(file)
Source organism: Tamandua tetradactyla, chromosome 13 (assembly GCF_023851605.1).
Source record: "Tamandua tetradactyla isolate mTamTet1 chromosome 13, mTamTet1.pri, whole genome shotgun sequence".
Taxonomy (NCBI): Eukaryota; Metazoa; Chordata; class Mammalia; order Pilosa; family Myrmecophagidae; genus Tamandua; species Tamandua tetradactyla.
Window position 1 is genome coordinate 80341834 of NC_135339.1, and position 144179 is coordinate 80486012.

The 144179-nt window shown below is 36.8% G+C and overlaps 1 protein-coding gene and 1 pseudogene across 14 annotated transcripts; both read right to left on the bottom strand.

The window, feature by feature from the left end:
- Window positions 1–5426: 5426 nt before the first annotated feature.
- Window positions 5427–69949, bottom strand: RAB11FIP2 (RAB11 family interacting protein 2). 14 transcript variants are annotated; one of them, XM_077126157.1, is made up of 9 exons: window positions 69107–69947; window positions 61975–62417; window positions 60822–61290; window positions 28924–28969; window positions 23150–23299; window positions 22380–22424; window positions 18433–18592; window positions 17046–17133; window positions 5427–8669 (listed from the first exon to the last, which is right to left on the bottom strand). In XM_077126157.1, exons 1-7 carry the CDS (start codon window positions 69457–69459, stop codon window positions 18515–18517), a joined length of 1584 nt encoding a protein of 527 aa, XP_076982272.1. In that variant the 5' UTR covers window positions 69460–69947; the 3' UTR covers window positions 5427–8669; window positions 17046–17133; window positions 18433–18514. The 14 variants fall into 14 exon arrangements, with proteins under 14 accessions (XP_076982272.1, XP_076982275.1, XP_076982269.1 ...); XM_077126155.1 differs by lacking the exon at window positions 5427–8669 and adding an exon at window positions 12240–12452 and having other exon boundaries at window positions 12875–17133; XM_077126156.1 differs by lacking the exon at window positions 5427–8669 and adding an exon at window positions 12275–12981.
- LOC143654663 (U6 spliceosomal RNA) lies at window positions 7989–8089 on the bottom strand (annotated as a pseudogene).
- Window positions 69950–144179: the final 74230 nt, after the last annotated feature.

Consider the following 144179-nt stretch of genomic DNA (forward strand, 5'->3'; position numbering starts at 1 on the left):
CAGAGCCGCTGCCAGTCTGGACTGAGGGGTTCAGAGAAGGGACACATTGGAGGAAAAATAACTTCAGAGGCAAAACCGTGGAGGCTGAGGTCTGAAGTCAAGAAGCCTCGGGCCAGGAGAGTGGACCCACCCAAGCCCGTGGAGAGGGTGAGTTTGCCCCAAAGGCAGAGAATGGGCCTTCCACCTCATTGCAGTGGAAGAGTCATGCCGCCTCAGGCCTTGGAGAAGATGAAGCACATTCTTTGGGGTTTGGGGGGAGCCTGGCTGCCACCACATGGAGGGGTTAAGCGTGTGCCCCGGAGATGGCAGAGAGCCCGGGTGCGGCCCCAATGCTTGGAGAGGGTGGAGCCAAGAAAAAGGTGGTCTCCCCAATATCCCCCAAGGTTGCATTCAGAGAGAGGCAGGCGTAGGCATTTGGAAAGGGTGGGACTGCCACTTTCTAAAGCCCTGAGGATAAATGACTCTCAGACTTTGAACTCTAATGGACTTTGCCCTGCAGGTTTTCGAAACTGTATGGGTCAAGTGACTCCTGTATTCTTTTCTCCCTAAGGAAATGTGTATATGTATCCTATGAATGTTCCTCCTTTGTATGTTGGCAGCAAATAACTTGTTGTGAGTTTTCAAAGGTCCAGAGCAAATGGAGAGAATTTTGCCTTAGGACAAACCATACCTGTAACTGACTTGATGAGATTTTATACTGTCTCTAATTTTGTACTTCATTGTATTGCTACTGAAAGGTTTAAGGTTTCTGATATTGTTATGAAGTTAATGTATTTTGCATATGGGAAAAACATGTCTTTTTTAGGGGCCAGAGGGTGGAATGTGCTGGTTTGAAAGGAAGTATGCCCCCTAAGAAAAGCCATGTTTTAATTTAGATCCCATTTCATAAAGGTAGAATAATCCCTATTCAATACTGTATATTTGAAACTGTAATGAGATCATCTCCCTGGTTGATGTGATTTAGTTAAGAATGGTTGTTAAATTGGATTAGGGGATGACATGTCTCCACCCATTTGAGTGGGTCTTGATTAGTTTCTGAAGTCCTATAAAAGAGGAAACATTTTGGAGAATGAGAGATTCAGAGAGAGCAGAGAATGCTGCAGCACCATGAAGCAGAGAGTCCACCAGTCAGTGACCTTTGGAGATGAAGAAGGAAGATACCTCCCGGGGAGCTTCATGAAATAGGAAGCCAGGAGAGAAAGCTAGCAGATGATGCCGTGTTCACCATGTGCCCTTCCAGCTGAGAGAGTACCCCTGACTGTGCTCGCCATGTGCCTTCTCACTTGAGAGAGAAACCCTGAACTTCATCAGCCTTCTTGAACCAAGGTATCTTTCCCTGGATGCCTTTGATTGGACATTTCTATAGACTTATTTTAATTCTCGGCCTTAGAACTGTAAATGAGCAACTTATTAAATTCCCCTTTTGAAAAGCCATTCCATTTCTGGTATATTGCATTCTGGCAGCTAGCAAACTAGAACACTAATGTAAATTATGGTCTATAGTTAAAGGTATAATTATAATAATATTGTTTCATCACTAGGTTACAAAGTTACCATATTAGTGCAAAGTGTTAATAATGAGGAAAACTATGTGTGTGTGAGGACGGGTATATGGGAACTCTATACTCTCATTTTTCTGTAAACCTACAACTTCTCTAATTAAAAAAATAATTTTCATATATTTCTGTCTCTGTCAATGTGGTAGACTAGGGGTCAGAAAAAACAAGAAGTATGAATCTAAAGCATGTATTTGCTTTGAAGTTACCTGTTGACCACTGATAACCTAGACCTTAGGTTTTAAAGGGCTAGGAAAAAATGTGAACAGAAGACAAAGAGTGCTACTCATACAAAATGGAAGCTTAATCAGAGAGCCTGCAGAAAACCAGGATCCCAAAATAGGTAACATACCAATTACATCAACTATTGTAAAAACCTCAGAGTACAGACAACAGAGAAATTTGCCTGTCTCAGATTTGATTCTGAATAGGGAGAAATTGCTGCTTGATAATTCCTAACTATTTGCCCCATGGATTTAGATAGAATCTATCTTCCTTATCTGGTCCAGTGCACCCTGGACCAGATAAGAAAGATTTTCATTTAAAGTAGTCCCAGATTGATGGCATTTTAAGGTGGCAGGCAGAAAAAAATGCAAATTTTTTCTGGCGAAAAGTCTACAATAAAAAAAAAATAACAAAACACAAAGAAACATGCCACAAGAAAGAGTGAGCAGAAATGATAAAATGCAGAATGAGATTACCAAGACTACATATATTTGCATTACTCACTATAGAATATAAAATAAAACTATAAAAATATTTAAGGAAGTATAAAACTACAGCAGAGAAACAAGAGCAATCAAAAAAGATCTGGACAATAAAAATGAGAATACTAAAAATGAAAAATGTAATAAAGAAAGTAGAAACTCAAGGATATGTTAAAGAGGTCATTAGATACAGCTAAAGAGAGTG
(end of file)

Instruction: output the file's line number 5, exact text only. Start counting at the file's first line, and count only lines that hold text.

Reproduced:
The 144179-nt window shown below is 36.8% G+C and overlaps 1 protein-coding gene and 1 pseudogene across 14 annotated transcripts; both read right to left on the bottom strand.